1. If people listened to warnings like “not for production,” we’d still be in caves running detailed testing plans on the functioning of stone tools.

    I hereby grant everyone permission to use this in production.

    • MariaDB is “just” an independently maintained, community developed branch of MySQL (with a new storage engine to boot), rather than a fundamental revision of MySQL’s technical goals and community structure.

      I think the ambition and fresh perspective of Drizzle will lead it to have a bigger impact than the “alternative branch” approach.

      • “… rather than a fundamental revision of MySQL’s technical goals and community structure.

        Oh really?

        I haven’t seen you participating in the MariaDB community at all, so I’d like to know where this assessment has its genesis.

        Join maria-discuss on Launchpad. Join us in #maria on Freenode. Check out how we work with the community and see if that diverges from how Sun operates.

        As you know, I’m Kurt. But I suggest you click the link. ;)

        • >> … rather than a fundamental revision of MySQL’s technical goals and
          >> community structure.
          >
          > Oh really?

          Well, yes. The first part of the sentence you voluntaryly left out is
          just stating the same as your own web site which is the point Jeff is
          making. Drizzle is NOT “a community developed branch of the MySQL”

          http://askmonty.org/wiki/index.php/MariaDB :

          What is MariaDB?

          MariaDB is a community developed branch of the MySQL database that uses the Maria engine by default.

        • (I’ll preface this by noting that your reaction is surprisingly strong given that you’re responding to a post about Drizzle, and I merely answered your question about MariaDB.)

          My analysis is this: While the MariaDB project clearly has a different approach to community engagement and development, it ultimately remains a satellite to the MySQL codebase and community. That has a huge impact on its capacity to be a “fundamental revision” in either sense.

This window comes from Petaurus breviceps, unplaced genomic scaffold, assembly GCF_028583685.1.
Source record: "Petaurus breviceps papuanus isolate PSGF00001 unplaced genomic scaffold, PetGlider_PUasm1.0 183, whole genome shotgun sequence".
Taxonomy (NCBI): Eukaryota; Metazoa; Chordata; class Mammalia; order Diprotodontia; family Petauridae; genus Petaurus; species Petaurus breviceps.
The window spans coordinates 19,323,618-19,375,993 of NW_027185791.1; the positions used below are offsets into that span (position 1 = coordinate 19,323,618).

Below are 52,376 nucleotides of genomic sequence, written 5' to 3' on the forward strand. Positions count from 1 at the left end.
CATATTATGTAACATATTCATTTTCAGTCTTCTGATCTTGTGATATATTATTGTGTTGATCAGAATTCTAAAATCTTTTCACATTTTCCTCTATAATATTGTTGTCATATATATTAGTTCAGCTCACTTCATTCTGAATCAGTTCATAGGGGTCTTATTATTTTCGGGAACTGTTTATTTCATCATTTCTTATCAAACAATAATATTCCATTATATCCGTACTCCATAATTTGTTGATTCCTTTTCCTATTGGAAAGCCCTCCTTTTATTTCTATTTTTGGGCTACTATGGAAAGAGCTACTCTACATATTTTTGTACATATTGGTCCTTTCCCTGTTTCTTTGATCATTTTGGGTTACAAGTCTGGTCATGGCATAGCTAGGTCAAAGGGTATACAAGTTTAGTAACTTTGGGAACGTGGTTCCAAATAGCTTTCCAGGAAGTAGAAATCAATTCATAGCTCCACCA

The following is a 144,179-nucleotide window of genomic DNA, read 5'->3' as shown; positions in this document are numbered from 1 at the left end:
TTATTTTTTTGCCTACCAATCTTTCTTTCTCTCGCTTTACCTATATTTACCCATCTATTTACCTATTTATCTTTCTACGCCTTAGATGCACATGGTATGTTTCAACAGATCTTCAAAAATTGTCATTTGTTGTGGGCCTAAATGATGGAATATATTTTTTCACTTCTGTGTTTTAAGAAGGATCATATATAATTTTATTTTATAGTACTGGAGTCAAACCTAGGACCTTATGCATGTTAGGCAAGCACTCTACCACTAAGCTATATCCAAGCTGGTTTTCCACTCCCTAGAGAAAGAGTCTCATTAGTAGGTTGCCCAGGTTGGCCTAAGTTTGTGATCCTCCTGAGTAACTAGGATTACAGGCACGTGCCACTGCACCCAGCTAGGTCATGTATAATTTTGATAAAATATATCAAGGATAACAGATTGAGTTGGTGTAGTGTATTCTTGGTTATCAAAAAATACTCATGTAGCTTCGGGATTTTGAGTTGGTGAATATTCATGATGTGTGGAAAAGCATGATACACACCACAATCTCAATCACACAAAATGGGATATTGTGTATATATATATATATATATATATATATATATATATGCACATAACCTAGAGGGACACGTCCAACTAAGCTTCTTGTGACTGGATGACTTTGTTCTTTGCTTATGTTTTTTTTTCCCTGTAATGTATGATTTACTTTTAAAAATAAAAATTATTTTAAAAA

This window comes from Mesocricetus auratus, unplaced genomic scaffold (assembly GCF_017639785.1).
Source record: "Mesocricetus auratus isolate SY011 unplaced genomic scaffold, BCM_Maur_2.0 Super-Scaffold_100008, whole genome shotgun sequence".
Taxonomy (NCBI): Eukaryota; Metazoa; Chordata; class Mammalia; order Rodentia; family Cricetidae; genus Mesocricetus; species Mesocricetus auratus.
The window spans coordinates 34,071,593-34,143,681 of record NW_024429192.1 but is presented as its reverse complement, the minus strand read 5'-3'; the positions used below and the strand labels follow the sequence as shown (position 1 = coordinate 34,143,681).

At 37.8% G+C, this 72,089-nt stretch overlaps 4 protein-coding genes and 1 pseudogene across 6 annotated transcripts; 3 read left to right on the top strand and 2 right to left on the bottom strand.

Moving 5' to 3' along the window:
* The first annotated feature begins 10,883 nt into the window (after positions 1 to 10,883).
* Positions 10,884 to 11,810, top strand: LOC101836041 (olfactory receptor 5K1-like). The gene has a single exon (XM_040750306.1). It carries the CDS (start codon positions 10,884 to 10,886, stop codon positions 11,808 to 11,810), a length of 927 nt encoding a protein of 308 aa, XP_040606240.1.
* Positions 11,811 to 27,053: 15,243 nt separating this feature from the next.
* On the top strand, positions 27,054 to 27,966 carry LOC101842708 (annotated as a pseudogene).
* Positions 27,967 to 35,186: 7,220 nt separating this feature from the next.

Of the two, I think Drizzle is the obvious game-changer, both socially and technically. I don’t think this analysis is unfair or even negative. I have no reason to dislike MariaDB — I’m just answering your question.

          Of course, none of that means MySQL or its close derivatives are irrelevant now, or likely to be in the near future… in fact, that’s precisely why the growing number of MySQL forks and branches are such good news.

          We’re already seeing cooperation and consolidation among those branches. I will be very happy when we see distros shipping one of these in preference to MySQL.

          But, even if that happens, Drizzle has an incredible future ahead of it, built on a firm foundation of clueful social and technical philosophy.

  2. I asked for your thoughts on MariaDB. If you had said, “I don’t see a game-changing shift coming from the project. It’s nice to know it’s there, but Drizzle is an entirely new approach,” I wouldn’t have had much to say.

    But claiming that it’s not a “fundamental revision of MySQL’s … community structure,” when it’s my job to ensure that it is, and yourself not having participated in that community in any way whatsoever, does elicit a strong response. And I think you’d respond in the same way, were you in my shoes.

    • Okay, so you’re having a strong personal response to my answer. You asked the question! One would hope you’d be prepared to gracefully handle whatever the answer might be.